Challenging Your School’s Pay Policy
Next year will be the second of Michael Gove’s new ‘flexible’ pay framework. If your school adopted a pay policy last year that doesn’t comply with NUT policy, this term offers a chance to try and change it. There is plenty of NUT advice and support to help you and your members. Start by getting a copy of your pay policy and checking it against our checklist at www.teachers.org.uk/campaigns/pay
For help with challenging all or part of the policy, contact the NUT locally for advice and support.
A Checklist For Reps
The NUT is still campaigning to secure the reversal of Michael Gove’s pay changes. We want the national pay structure and pay scales restored, including fixed pay scales, pay portability, a fair pay progression system for all teachers and automatic progression on the Main Scale. In the meantime, there are three key issues when considering your school’s pay policy:
- pay scales
- pay progression
- pay portability for teachers moving schools.
What to do if your policy is not in line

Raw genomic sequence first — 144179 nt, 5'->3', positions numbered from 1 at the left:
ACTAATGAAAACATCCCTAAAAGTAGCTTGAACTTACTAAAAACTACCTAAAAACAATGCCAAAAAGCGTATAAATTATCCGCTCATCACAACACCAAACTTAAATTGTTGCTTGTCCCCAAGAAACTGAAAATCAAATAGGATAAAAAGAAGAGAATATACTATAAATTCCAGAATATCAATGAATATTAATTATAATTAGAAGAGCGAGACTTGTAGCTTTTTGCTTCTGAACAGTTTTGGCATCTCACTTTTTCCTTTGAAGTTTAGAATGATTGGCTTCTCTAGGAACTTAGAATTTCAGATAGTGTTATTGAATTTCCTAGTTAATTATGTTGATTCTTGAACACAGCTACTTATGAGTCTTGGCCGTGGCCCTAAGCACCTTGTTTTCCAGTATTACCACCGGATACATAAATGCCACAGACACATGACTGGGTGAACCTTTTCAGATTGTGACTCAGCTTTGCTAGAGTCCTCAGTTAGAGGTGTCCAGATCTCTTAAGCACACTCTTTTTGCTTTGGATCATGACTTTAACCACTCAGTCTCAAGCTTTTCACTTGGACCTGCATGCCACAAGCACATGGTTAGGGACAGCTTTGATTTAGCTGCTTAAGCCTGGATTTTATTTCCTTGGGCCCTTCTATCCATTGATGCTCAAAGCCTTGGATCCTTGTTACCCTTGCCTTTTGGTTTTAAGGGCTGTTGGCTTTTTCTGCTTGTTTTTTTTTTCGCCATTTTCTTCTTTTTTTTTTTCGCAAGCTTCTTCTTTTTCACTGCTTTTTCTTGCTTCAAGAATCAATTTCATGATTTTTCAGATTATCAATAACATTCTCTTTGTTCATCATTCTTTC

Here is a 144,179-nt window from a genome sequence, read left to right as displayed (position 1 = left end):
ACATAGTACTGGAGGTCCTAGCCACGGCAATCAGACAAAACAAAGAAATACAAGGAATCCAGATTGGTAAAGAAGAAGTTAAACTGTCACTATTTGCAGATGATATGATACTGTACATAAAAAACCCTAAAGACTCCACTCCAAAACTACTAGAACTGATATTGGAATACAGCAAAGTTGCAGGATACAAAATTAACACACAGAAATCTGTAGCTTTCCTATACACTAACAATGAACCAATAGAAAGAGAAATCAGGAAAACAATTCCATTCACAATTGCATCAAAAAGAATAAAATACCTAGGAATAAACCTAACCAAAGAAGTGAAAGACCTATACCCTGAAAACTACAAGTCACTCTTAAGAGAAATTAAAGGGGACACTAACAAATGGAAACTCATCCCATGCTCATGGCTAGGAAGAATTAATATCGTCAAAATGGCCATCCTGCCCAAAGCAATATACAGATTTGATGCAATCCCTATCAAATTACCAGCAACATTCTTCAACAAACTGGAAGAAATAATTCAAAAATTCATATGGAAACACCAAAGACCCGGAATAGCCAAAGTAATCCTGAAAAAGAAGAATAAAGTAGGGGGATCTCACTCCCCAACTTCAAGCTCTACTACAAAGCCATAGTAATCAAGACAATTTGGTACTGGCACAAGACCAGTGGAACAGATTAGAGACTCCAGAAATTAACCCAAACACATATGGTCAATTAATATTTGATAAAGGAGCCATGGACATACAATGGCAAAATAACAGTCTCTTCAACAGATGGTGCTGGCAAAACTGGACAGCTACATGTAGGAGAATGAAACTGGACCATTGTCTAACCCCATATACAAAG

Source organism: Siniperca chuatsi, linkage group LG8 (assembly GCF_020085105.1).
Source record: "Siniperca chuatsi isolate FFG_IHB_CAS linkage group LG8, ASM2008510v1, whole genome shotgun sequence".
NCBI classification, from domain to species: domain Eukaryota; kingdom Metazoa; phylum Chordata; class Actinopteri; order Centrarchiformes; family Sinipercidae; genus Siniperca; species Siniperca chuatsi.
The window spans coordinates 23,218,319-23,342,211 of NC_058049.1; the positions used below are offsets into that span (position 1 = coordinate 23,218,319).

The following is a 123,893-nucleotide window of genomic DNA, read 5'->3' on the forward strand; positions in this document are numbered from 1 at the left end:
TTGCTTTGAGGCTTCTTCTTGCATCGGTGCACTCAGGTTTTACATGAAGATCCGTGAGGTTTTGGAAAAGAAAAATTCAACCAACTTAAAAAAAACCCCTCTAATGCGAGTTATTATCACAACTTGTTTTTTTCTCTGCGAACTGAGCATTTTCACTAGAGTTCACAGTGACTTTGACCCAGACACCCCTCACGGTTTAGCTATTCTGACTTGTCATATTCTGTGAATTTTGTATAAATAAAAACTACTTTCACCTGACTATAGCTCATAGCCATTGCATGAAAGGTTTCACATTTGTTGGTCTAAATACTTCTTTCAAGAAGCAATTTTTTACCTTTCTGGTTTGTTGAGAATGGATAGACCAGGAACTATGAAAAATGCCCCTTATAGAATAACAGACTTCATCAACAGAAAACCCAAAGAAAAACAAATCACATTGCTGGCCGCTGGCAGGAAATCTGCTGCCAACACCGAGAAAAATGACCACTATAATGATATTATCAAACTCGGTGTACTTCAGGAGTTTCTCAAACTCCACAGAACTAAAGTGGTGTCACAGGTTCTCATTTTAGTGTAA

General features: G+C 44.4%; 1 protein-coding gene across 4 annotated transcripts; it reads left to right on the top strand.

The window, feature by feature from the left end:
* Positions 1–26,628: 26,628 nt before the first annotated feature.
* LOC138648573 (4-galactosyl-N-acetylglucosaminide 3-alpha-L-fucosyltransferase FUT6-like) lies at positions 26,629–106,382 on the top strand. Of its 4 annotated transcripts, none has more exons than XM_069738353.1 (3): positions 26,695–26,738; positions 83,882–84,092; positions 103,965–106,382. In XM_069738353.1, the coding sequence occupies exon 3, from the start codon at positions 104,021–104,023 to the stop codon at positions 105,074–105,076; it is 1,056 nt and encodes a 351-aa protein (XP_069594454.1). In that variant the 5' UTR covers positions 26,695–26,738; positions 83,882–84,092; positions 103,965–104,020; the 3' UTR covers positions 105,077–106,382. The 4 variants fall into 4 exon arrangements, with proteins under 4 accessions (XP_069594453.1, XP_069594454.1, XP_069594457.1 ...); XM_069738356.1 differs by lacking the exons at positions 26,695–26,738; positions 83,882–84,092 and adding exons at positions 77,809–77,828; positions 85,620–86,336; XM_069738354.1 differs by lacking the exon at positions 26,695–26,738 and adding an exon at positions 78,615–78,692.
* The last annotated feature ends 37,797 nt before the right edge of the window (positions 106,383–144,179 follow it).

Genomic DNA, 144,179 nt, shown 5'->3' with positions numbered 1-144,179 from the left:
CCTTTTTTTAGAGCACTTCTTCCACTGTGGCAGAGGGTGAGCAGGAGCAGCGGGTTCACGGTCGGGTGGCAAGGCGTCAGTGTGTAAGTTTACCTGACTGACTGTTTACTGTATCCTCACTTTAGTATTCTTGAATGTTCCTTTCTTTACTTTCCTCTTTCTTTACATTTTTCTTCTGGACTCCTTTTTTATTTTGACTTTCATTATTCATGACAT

If your policy is not in line with the NUT’s, we need to get it changed. Steps you will need to take include:
- contacting the NUT locally
- calling a meeting for NUT members
- asking your head teacher for a meeting
- approaching the governors.
Winning on pay policies through action
If your approaches fail and you are still faced with an unacceptable pay policy, the NUT will support you – including paying members if they take strike action. The threat of strike action with members’ support has helped win acceptable policies in many schools. If you think members will support action, contact the NUT locally again to discuss the next steps.
For more information on the Union’s demands for your pay policy, how to take the above steps and how to continue with further action, please visit: www.teachers.org.uk/campaigns/pay
The People’s Assembly was launched as a rallying call for those facing the tough realities of austerity measures. On 21 June, we are supporting their march in London to oppose further unjust cuts. To join in, visit: thepeoplesassembly.org.uk